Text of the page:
Gao Hua 高华
Guangzhou: Guangdong People’s Press 广东人民出版社, 2010 first edition; 2012 second edition)
Reviewed by Liu Yanwen (PhD candidate, History, East China Normal University; HYI Archival Research Program Visiting Fellow)
The late Gao Hua, who was born in 1954 and passed away at the end of 2011, was a distinguished scholar whose impressive academic achievements and exceptional character were described in a book entitled The Historical Scholar Gao Hua (Shi Jia Gao Hua, 2012). Although not supported by the CCP, he had made major contributions to academia. Curiously, he published few books and was called “one book Gao Hua” by Xu Qingquan, the chief editor of Yanhuang Chunqiu, in sharp contrast to many famous scholars who published numerous books. The “one book” referred to by Xu is How Did the Red Sun Rise? The Causes and Effects of the Yan’an Rectification Campaign (Hong taiyang shi zenyang shengqi de—yan’an zhengfeng yundong de lai long qu mai, 2000). It was published in Hong Kong, which made it inconvenient for scholars to acquire the book in the mainland. Besides this book, Gao published a collection of several articles entitled Revolutionary Times (Geming Niandai) in 2010 through Guangdong People’s Press. The chapters in this book had previously been published in different journals. These essays demonstrate Gao’s acute historical sensibility.
The title of Revolutionary Times reflected the author’s understanding of modern Chinese history. For Gao, “revolution” was the key word of this period. There are five parts in the book, respectively titled “The Ten Years of Nanjing”, “‘Prince’ Sun Ke,” “Revolutionary Words,” “The Rapid Flow of the New PRC Period”, and “Observation and Historical Materials.”
In the first part, the central essay is “The Foundation and Dilemma of the Authority of the Nanjing National Government.” The author makes a careful and detailed analysis about the early plight of the KMT’s governance style, “ruling the country by the party,” and proposes an answer to why the KMT failed to achieve the successful transformation of Chinese society.
The author researched Sun Ke (the son of Sun Yat-sen) as a doctoral student, and all seven essays in the second part are about Sun Ke, including his political ideas and the strengths and weaknesses of his personal character in different periods, providing a complete portrait of “Prince” Sun Ke.
There are nine essays in the third part, which analyze the CCP’s and Mao Zedong’s discourse. In the eyes of the author, “revolution” is not an abstract symbol but rather a series of specific actions. From the internal reorganization to thought reform and reeducation, specific organizations of the CCP took charge of their own areas, forcing everyone in Yan’an to adapt to the demands of Mao. The political culture that formed in Yan’an was the product of special war times; however, when this revolutionary logic became routinized as custom, it would achieve even greater power, as was proven by its subsequent historical development.
Let me take “The Birth of the “New People” as an example. The author investigates how the Party rectified ordinary revolutionaries during the Yan’an Rectification Movement. The practices employed included “search and queue investigations”, “self-explanation and self-examination”, “transferring files,” and so on, many of which continued to be used in political movements after the establishment of the PRC. Here, the author offers a glimpse of how the “new people” formed, based on abundant primary materials. Then he analyzes the operational mechanisms of the Yan’an Rectification Movement, which were closely related to the rectification organization of the CCP, Mao Zedong’s masterful operation. A new Mao-style discourse formed the foundation of Mao’s authority, which greatly influenced the development and direction of Chinese communism.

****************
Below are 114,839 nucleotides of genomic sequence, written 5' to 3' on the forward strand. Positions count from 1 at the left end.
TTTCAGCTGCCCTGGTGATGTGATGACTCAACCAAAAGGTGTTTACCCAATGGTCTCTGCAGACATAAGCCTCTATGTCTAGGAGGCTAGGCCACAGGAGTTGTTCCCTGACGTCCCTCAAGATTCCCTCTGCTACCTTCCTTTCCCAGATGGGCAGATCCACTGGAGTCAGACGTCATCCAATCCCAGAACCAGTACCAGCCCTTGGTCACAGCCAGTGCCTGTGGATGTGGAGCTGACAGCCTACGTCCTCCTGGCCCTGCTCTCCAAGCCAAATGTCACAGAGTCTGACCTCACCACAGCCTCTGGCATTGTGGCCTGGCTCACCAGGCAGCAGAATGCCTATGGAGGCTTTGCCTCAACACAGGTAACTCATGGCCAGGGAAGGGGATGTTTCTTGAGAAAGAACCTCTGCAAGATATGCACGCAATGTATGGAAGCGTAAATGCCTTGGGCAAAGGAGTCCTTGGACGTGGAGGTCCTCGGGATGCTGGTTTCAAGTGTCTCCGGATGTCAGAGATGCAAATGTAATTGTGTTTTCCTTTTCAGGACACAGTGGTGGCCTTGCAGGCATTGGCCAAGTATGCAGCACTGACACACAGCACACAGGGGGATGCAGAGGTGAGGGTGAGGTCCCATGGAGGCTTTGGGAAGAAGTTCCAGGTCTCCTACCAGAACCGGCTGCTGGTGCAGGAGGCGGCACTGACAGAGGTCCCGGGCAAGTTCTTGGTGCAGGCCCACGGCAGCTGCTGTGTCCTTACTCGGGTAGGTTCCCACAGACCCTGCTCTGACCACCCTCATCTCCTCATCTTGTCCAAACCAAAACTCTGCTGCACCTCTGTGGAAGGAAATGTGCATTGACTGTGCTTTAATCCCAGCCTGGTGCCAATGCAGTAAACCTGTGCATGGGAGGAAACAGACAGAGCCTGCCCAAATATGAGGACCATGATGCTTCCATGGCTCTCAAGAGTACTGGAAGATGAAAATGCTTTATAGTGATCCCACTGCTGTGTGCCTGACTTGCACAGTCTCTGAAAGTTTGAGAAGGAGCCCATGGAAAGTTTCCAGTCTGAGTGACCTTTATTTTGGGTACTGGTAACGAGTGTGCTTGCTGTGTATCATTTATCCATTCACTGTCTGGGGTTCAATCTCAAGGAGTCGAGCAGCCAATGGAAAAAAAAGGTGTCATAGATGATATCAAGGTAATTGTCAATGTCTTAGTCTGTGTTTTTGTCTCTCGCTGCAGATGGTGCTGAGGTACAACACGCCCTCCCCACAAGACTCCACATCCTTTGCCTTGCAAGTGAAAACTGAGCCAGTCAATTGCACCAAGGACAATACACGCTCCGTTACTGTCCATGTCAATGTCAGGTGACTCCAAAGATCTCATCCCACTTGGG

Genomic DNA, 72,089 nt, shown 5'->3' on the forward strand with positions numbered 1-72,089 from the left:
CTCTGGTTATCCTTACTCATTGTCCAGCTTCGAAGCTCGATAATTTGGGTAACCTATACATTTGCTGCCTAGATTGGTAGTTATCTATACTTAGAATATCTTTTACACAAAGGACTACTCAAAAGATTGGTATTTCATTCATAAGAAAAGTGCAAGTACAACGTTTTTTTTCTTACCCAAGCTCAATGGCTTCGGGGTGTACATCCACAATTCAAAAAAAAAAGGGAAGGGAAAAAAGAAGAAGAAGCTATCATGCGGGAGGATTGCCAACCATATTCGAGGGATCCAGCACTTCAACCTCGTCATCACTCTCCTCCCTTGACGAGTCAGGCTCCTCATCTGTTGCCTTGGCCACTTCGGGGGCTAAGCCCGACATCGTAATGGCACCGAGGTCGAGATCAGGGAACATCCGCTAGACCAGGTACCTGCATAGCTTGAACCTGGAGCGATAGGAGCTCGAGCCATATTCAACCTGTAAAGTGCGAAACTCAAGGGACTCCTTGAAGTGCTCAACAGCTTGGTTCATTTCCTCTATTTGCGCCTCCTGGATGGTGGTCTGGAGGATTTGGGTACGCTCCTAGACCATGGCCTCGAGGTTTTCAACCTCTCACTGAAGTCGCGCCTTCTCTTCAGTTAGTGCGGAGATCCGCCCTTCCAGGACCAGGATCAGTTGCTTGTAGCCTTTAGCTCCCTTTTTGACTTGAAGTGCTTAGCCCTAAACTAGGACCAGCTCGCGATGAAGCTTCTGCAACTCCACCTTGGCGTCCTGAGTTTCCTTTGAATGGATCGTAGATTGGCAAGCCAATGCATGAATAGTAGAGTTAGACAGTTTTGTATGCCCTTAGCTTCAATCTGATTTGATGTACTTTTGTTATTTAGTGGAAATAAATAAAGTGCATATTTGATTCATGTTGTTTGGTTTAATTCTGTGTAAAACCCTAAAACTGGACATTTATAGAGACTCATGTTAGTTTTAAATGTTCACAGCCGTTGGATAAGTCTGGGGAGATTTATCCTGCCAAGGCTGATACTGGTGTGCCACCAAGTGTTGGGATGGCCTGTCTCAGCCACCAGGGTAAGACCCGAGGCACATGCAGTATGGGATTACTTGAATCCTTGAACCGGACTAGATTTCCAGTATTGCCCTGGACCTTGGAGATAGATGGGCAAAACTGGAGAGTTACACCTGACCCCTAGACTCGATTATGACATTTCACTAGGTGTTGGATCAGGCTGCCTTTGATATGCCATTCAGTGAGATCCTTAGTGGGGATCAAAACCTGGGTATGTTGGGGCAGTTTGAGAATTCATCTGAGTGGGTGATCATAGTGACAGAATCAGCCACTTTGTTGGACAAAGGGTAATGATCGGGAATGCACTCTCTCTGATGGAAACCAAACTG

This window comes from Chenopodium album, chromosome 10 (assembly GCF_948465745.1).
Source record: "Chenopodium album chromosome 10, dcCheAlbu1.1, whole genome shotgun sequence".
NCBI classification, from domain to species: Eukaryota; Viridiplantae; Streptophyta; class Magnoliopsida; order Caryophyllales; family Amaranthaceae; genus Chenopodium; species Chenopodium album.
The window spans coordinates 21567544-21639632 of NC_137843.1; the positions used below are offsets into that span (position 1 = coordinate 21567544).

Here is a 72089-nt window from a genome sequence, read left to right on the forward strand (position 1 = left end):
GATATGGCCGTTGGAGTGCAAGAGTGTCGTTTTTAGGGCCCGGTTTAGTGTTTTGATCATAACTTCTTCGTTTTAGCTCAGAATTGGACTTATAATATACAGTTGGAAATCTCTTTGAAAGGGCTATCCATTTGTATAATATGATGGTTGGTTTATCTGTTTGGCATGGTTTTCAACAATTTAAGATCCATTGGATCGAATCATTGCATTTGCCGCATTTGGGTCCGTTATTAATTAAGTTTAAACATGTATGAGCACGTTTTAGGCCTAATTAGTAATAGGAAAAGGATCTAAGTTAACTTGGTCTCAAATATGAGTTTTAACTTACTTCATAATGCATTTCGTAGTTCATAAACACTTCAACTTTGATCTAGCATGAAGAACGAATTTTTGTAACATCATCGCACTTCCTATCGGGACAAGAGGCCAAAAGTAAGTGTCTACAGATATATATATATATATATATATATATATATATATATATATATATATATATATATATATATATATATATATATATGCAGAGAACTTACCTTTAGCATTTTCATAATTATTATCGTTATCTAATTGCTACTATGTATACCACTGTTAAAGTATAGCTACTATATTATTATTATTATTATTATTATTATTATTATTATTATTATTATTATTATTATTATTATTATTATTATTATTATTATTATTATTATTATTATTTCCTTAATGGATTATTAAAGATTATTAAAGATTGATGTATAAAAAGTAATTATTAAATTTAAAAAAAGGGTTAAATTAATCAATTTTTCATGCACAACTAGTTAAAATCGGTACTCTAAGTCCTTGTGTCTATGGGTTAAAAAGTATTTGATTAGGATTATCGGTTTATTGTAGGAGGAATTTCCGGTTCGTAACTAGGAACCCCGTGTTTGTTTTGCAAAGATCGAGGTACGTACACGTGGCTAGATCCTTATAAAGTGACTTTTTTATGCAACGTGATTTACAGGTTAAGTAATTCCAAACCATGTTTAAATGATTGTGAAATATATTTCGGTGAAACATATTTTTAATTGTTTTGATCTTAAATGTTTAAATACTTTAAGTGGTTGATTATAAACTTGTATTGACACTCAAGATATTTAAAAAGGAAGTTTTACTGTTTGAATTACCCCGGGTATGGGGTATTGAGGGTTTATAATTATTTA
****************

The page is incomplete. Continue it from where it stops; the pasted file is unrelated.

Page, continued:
The fourth part covers some of the monumental political movements of the early PRC period, such as the Great Leap Forward (“The Great Leap Forward and the Expansion of State Power: Taking Jiangsu Province as an Example”), the Anti-Rightist Campaign (“Can we speak, Dingling?”) and the origin of the Cultural Revolution (“Reading Mao’s Poem Qi Lü: You Suo Si”). There is an interesting little story regarding Gao Hua’s article on Yang Shangkun’s diary that showcases Gao’s impressive research ability. Yang Shangkun used to be the director of the General Office of the CCP Central Committee in the 1950s, and Gao wrote this article after reading his diary and other historical materials. One of Yang’s sons was very surprised that Gao knew so much about his father, and visited the author to ask how he had learned so much. The author replied that he had never talked with Yang or his relatives or friends, and wrote the paper entirely on the basis of his diary. This anecdote demonstrates Gao’s amazing ability to read and analyze historical materials.
The fifth part, “Observation and Historical Materials,” presents the author’s thoughts on the history of the newly-established PRC and its historical materials. In “Take Little People, Big History (Xiao Renwu, Da Lishi) as an Example,” the author investigated how the young PRC governed and managed society through an analysis of the private documents of fifteen ordinary individuals (the so-called “little people”). The approach was new and the materials were unique, as were the conclusions. Moreover, the article conveyed the author’s belief that history is the study of human beings and that the scholar should care about ordinary people, not only heroes and leaders.